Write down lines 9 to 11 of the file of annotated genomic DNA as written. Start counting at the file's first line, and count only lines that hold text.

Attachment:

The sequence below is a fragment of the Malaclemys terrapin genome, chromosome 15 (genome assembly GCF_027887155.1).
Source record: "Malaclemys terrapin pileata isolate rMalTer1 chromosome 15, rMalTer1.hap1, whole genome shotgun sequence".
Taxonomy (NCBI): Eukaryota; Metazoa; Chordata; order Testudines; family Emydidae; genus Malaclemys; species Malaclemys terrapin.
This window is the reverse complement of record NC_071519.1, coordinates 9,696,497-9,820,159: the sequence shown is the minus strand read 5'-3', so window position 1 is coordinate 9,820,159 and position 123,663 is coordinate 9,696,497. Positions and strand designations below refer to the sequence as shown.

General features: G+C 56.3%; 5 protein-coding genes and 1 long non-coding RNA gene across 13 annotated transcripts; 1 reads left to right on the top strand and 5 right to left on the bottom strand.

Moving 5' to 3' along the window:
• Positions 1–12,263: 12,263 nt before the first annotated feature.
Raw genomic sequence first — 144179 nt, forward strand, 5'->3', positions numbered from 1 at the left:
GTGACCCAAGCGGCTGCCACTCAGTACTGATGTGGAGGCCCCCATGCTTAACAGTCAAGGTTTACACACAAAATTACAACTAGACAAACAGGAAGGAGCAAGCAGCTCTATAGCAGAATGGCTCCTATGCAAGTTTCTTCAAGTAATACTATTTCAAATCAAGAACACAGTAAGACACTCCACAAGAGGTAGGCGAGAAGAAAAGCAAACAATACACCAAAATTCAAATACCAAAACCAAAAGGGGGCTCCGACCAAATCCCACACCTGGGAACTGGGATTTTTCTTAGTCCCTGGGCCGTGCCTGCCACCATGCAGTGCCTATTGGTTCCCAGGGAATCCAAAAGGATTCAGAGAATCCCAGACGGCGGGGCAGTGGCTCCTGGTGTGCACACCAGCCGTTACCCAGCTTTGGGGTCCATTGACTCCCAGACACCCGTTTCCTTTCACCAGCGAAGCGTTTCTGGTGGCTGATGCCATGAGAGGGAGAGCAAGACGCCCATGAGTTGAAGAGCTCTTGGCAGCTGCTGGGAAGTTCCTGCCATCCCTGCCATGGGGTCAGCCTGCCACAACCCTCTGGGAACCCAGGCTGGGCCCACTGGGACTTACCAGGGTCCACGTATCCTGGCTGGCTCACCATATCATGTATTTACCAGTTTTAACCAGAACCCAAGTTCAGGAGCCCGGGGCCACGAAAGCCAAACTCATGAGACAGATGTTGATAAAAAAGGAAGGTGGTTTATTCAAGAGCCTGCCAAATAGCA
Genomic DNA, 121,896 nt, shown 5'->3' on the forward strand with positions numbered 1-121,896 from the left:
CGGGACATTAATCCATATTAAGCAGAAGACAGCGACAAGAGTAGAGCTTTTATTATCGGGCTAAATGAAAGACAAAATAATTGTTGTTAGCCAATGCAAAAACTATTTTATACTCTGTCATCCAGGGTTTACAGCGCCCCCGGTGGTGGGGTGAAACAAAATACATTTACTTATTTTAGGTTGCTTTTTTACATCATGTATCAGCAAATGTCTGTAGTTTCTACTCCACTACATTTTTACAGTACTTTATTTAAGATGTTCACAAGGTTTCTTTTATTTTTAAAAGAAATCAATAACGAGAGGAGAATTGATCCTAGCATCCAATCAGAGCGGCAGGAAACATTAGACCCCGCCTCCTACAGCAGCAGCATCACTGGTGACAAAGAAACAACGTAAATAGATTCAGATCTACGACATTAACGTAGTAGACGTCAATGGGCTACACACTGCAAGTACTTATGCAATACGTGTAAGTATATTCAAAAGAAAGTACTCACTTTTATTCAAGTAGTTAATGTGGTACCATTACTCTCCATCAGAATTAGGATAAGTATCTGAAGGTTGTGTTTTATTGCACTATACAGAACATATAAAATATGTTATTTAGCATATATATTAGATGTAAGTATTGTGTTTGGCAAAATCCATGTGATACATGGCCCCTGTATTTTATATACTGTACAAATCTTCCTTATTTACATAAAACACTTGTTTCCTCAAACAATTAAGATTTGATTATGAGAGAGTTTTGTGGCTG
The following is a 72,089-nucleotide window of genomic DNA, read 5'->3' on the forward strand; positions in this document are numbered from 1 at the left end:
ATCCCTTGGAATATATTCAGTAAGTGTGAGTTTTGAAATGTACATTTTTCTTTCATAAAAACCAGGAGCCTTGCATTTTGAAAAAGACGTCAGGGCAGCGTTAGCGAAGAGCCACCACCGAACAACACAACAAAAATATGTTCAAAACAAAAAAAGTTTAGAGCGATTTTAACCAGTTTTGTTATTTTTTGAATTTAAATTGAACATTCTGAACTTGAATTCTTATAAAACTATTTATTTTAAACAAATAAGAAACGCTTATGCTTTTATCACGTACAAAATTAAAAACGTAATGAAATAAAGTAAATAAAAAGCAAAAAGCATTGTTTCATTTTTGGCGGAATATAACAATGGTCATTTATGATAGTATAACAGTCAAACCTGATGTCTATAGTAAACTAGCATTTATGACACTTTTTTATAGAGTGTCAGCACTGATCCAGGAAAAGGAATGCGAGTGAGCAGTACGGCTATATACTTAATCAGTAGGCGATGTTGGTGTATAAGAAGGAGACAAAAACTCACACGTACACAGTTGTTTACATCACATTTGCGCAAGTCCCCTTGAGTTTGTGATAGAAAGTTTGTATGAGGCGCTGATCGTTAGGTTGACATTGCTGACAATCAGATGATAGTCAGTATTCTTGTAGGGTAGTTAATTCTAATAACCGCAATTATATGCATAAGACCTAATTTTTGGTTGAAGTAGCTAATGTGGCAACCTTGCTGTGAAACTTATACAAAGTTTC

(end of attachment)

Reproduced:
GTGACCCAAGCGGCTGCCACTCAGTACTGATGTGGAGGCCCCCATGCTTAACAGTCAAGGTTTACACACAAAATTACAACTAGACAAACAGGAAGGAGCAAGCAGCTCTATAGCAGAATGGCTCCTATGCAAGTTTCTTCAAGTAATACTATTTCAAATCAAGAACACAGTAAGACACTCCACAAGAGGTAGGCGAGAAGAAAAGCAAACAATACACCAAAATTCAAATACCAAAACCAAAAGGGGGCTCCGACCAAATCCCACACCTGGGAACTGGGATTTTTCTTAGTCCCTGGGCCGTGCCTGCCACCATGCAGTGCCTATTGGTTCCCAGGGAATCCAAAAGGATTCAGAGAATCCCAGACGGCGGGGCAGTGGCTCCTGGTGTGCACACCAGCCGTTACCCAGCTTTGGGGTCCATTGACTCCCAGACACCCGTTTCCTTTCACCAGCGAAGCGTTTCTGGTGGCTGATGCCATGAGAGGGAGAGCAAGACGCCCATGAGTTGAAGAGCTCTTGGCAGCTGCTGGGAAGTTCCTGCCATCCCTGCCATGGGGTCAGCCTGCCACAACCCTCTGGGAACCCAGGCTGGGCCCACTGGGACTTACCAGGGTCCACGTATCCTGGCTGGCTCACCATATCATGTATTTACCAGTTTTAACCAGAACCCAAGTTCAGGAGCCCGGGGCCACGAAAGCCAAACTCATGAGACAGATGTTGATAAAAAAGGAAGGTGGTTTATTCAAGAGCCTGCCAAATAGCA
Genomic DNA, 121,896 nt, shown 5'->3' on the forward strand with positions numbered 1-121,896 from the left:
CGGGACATTAATCCATATTAAGCAGAAGACAGCGACAAGAGTAGAGCTTTTATTATCGGGCTAAATGAAAGACAAAATAATTGTTGTTAGCCAATGCAAAAACTATTTTATACTCTGTCATCCAGGGTTTACAGCGCCCCCGGTGGTGGGGTGAAACAAAATACATTTACTTATTTTAGGTTGCTTTTTTACATCATGTATCAGCAAATGTCTGTAGTTTCTACTCCACTACATTTTTACAGTACTTTATTTAAGATGTTCACAAGGTTTCTTTTATTTTTAAAAGAAATCAATAACGAGAGGAGAATTGATCCTAGCATCCAATCAGAGCGGCAGGAAACATTAGACCCCGCCTCCTACAGCAGCAGCATCACTGGTGACAAAGAAACAACGTAAATAGATTCAGATCTACGACATTAACGTAGTAGACGTCAATGGGCTACACACTGCAAGTACTTATGCAATACGTGTAAGTATATTCAAAAGAAAGTACTCACTTTTATTCAAGTAGTTAATGTGGTACCATTACTCTCCATCAGAATTAGGATAAGTATCTGAAGGTTGTGTTTTATTGCACTATACAGAACATATAAAATATGTTATTTAGCATATATATTAGATGTAAGTATTGTGTTTGGCAAAATCCATGTGATACATGGCCCCTGTATTTTATATACTGTACAAATCTTCCTTATTTACATAAAACACTTGTTTCCTCAAACAATTAAGATTTGATTATGAGAGAGTTTTGTGGCTG